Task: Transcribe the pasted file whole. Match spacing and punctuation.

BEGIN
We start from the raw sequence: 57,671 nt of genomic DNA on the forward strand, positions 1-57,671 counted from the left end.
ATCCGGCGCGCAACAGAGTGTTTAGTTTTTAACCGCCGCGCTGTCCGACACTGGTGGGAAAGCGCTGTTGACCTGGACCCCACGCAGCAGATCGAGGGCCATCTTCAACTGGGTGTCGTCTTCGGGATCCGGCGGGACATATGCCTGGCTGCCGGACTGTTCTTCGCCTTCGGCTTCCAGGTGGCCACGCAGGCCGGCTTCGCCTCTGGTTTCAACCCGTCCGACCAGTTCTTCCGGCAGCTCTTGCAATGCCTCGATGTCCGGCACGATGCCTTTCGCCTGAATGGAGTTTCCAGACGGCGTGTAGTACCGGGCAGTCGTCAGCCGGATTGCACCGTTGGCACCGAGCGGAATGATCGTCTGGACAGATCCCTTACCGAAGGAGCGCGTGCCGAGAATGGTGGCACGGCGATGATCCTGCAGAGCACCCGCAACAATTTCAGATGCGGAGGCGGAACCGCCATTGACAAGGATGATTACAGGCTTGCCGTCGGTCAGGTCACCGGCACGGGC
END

We start from the raw sequence: 57,671 nt of genomic DNA on the forward strand, positions 1-57,671 counted from the left end.
ATCCGGCGCGCAACAGAGTGTTTAGTTTTTAACCGCCGCGCTGTCCGACACTGGTGGGAAAGCGCTGTTGACCTGGACCCCACGCAGCAGATCGAGGGCCATCTTCAACTGGGTGTCGTCTTCGGGATCCGGCGGGACATATGCCTGGCTGCCGGACTGTTCTTCGCCTTCGGCTTCCAGGTGGCCACGCAGGCCGGCTTCGCCTCTGGTTTCAACCCGTCCGACCAGTTCTTCCGGCAGCTCTTGCAATGCCTCGATGTCCGGCACGATGCCTTTCGCCTGAATGGAGTTTCCAGACGGCGTGTAGTACCGGGCAGTCGTCAGCCGGATTGCACCGTTGGCACCGAGCGGAATGATCGTCTGGACAGATCCCTTACCGAAGGAGCGCGTGCCGAGAATGGTGGCACGGCGATGATCCTGCAGAGCACCCGCAACAATTTCAGATGCGGAGGCGGAACCGCCATTGACAAGGATGATTACAGGCTTGCCGTCGGTCAGGTCACCGGCACGGGC